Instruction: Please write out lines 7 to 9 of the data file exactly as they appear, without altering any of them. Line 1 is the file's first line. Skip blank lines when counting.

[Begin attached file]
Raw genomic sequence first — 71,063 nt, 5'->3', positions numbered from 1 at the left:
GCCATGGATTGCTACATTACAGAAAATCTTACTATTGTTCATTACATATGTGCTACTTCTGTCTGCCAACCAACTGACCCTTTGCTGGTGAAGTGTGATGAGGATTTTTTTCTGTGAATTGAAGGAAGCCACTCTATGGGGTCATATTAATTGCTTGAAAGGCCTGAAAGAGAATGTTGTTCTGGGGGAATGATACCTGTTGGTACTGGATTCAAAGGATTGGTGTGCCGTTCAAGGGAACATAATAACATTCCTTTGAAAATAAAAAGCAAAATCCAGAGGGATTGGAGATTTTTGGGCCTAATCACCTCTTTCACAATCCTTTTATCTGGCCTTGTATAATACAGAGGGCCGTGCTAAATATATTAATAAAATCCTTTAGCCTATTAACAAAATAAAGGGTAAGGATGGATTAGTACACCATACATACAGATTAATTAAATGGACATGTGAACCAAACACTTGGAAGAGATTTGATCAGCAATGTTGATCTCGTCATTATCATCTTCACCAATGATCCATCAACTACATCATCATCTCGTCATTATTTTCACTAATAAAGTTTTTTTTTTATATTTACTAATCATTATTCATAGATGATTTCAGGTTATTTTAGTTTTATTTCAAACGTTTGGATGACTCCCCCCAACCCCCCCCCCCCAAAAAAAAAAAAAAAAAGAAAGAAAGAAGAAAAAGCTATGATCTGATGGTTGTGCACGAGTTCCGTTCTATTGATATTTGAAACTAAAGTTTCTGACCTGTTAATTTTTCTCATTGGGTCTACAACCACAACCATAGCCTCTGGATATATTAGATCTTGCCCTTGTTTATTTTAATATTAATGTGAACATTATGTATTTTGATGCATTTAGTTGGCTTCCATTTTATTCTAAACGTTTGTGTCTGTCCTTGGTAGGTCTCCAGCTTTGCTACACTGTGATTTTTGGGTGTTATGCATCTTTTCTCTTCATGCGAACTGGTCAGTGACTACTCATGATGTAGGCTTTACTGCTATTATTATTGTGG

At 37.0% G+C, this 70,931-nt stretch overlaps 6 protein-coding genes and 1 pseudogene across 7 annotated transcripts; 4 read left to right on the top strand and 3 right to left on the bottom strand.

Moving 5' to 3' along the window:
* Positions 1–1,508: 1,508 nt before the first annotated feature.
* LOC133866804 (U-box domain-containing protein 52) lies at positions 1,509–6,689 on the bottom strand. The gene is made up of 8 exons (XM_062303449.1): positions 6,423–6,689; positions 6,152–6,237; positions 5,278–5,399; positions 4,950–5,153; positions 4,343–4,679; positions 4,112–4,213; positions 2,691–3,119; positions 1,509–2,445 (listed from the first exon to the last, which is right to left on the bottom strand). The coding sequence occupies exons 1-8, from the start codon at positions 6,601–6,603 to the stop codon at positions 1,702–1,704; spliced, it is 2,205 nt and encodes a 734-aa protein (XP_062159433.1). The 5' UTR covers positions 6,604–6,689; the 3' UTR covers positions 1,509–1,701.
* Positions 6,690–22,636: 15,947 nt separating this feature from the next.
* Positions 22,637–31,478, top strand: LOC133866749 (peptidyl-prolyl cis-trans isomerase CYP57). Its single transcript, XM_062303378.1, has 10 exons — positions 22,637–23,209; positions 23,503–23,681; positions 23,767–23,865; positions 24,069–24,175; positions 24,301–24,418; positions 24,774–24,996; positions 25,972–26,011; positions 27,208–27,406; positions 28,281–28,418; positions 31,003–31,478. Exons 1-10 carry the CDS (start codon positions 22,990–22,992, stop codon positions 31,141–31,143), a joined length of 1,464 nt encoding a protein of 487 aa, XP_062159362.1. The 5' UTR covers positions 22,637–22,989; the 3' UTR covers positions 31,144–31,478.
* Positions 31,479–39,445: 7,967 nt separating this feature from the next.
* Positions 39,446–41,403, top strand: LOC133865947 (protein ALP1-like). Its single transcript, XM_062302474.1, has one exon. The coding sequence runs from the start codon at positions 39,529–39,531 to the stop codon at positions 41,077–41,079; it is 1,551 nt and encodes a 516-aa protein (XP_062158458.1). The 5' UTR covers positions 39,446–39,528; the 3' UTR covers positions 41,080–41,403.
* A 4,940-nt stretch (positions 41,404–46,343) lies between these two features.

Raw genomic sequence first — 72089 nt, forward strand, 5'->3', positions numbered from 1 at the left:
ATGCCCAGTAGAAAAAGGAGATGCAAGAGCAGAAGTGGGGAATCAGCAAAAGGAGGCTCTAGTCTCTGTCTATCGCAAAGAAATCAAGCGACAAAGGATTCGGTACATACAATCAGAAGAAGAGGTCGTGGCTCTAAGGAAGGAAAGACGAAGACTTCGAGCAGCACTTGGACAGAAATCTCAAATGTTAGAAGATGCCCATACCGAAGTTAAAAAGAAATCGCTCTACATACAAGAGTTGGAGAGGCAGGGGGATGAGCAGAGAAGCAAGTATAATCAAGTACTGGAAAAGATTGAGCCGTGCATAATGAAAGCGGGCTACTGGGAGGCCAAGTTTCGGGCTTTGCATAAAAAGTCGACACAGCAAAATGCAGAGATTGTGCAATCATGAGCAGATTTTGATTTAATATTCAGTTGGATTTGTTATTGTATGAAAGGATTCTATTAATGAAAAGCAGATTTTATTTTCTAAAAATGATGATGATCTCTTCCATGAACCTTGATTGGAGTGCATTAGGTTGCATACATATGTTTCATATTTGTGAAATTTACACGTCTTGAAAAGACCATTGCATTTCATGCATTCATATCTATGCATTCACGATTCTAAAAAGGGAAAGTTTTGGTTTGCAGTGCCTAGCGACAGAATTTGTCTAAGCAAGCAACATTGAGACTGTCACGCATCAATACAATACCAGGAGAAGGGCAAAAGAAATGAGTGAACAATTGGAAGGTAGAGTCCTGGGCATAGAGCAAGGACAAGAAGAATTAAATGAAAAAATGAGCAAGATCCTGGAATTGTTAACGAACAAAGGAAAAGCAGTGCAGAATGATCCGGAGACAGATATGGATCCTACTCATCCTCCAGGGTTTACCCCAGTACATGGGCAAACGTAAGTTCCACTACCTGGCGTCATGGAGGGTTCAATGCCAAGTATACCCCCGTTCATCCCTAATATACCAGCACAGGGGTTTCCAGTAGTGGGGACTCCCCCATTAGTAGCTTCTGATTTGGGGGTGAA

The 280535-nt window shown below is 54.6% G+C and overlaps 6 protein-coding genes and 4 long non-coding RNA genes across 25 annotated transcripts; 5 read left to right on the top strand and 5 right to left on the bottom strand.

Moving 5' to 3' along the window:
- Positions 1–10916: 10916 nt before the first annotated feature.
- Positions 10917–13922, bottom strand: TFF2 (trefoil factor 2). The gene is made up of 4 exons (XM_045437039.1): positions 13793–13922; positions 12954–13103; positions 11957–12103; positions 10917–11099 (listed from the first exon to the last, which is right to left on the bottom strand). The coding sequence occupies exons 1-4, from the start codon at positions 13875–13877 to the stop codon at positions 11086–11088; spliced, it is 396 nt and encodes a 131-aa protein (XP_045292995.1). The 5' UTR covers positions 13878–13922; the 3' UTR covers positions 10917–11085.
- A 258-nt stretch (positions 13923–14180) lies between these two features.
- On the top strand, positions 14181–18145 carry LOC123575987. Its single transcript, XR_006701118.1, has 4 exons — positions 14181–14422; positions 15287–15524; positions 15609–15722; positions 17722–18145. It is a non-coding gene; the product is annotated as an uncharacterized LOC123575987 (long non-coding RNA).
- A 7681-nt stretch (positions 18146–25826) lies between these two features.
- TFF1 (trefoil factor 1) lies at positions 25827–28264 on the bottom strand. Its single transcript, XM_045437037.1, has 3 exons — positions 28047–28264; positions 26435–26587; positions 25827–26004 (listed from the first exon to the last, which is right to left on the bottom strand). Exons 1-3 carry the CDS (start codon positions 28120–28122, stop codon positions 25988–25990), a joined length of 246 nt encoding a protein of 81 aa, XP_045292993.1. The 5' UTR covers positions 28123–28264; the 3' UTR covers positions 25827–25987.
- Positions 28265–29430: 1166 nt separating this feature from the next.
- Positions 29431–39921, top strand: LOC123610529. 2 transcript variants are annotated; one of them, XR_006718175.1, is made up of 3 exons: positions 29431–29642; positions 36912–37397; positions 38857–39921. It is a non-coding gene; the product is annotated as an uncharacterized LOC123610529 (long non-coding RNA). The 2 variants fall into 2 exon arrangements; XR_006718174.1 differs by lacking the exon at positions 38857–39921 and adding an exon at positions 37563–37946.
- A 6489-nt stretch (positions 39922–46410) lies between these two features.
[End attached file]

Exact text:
* Positions 6,690–22,636: 15,947 nt separating this feature from the next.
* Positions 22,637–31,478, top strand: LOC133866749 (peptidyl-prolyl cis-trans isomerase CYP57). Its single transcript, XM_062303378.1, has 10 exons — positions 22,637–23,209; positions 23,503–23,681; positions 23,767–23,865; positions 24,069–24,175; positions 24,301–24,418; positions 24,774–24,996; positions 25,972–26,011; positions 27,208–27,406; positions 28,281–28,418; positions 31,003–31,478. Exons 1-10 carry the CDS (start codon positions 22,990–22,992, stop codon positions 31,141–31,143), a joined length of 1,464 nt encoding a protein of 487 aa, XP_062159362.1. The 5' UTR covers positions 22,637–22,989; the 3' UTR covers positions 31,144–31,478.
* Positions 31,479–39,445: 7,967 nt separating this feature from the next.